Invisibility is a condition of existence for the marginal. Or rather the erasure of uncomfortable truth by the society’s fortunate. It is rather troubling to know that while we sit enjoying the cadences of falling raindrops on your window sill, many others are grieving the washing away of their huts. The jarring fact that while dine-outs may be a luxury of exercising our taste buds, for several millions the task of merely appeasing their growling stomach with a square meal is a futile loop -a Sisyphean task. This parallel existence of unimaginable riches and ragged poverty and the embodiment of these societal inequities are best looked away from by a turn of the head. This selective reality where world is just and happy devoid of suffering and pain gives us a sense of solace from our pinching conscience which secretly knows that the divide is too fragile, too chanced. There are worlds within worlds, cities within cities and cultures with cultures which exist in parallels. When they intersect, they wipe off the farce of invisibility and produce debilitating tremors of reality.
“That’s enough!” the Mumbai C.S.T local wailed in pain. But the crowd continued to swell her. The horn trumpeted through the noisy clamour of the phalanxes and the aggressive pushes of the vulnerable passengers holding on to the pole in a desperate effort to get in. Naturally, a mad riot ensued. People ran helter-skelter to find a spot to position themselves through the bludgeoning rush. A vacant seat was nowhere to be found. At a far end of the corner,a mother had retired herself to a cosy sleep while her four children played violent mischief with each other much to the annoyance of the bystanders. Soon enough, their loud romping and frivolity drew a lot of scathing glances. But it was not their loud bantering that had won them hard looks and muffled sniggers. For these are not uncommon encounters in train travels. Their ruffled, unwashed hair and snot nose had a different story to tell .They were possibly the very people who we encounter at signals or in the subway pleading or coercing for money or food. They were the house help or the rag pickers. The fruit seller or the tramp. The ones who usually squat near the gangway and work in squalor.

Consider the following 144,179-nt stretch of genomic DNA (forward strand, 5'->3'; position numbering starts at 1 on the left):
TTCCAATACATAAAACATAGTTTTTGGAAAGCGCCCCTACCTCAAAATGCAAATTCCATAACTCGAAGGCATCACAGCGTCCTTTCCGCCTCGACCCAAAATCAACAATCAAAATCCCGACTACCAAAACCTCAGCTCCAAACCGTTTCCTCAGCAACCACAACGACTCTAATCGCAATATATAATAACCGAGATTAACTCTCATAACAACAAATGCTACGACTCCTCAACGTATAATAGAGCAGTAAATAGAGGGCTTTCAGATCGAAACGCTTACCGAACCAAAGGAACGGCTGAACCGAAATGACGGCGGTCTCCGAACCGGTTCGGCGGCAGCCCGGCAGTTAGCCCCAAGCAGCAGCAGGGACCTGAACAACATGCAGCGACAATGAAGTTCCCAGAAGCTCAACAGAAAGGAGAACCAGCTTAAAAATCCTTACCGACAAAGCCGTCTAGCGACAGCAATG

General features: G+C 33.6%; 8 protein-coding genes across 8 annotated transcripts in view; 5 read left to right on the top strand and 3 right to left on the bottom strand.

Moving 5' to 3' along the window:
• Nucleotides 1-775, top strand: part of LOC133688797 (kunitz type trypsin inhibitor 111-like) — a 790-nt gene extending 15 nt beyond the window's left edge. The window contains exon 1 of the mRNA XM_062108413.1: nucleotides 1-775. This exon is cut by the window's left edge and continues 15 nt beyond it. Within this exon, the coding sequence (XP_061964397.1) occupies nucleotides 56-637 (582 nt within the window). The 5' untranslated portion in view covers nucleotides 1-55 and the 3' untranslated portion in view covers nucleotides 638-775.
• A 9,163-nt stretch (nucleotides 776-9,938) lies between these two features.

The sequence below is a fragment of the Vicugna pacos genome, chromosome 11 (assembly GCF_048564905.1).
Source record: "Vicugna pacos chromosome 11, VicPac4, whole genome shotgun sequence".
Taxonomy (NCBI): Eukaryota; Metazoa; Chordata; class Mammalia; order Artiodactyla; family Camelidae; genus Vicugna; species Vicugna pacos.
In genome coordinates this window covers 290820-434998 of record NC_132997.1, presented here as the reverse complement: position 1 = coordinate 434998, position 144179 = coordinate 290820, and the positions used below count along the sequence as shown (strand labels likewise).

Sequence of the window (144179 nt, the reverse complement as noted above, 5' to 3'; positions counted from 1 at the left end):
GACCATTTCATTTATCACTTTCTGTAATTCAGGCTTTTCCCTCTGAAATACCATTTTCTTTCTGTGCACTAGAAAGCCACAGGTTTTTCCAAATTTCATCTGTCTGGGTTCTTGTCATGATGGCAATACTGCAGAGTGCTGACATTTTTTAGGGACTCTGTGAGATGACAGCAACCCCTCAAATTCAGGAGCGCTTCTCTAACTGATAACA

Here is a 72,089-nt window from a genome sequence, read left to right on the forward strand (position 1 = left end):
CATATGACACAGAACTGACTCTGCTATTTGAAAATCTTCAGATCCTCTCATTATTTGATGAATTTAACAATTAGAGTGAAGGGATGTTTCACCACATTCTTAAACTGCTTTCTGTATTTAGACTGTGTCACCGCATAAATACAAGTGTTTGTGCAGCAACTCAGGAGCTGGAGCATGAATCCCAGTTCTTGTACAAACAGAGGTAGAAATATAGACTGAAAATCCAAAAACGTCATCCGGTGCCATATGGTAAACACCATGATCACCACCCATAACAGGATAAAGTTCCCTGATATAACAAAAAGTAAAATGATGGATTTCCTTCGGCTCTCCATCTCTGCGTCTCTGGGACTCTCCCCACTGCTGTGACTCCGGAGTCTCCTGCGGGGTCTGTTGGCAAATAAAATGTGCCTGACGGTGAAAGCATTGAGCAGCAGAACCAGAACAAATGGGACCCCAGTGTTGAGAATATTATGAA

The people who we had made “invisible” had obtained the prerogative to bequeath our place. The comfortable invisibility had transmuted itself into a pinching presence. Sandhurst Road Station.The train halted. The “invisibles” descended easying the tension that filled the air.And the two worlds that momentarily met diverged once again.
Education has informed us greatly about the marginal in our society through statistics and theories, our course books have enumerated their social problems and economic conditions. However, it has told us little about them as people. Education that is too tall to look below and too shallow to look deeper blinds us to reality creating invisible walls between us and them. This is indeed a dangerous trend as the category of what comprises as “marginal” keeps shifting.
Supreme court’s recent decision upholding the validity of RTE’s mandatory reservation in private school has led to a massive surge of discomfort from principals to academicians to upper class parents.Their main fear it seems, is the dilution of merit and quality of education-a digressed culmination neither beneficial for the disadvantaged or the fee-paying students.
However,“at the heart of this resistance is”,as Harsh Mander writes “the unwillingness of middle class Indians to accept the idea that their children ,the children of domestic help and a street child,will sit on the same school bench..” The momentary usurpation of our seat in local trains has now swelled into a law permitting rightful admission in our elite schools. In its affidavit, the Union government states the rationale of the new law as “development of more heterogeneous and democratic classrooms,where children of all social groups and categories learn to interact with each other,develop respect for diversity and differences,and move towards building a more tolerant and humane society.” This change requires embracing the law in its glorious spirit instead of subscribing to circumvention like the Delhi elite schools that have opened separate afternoon school for the disadvantaged.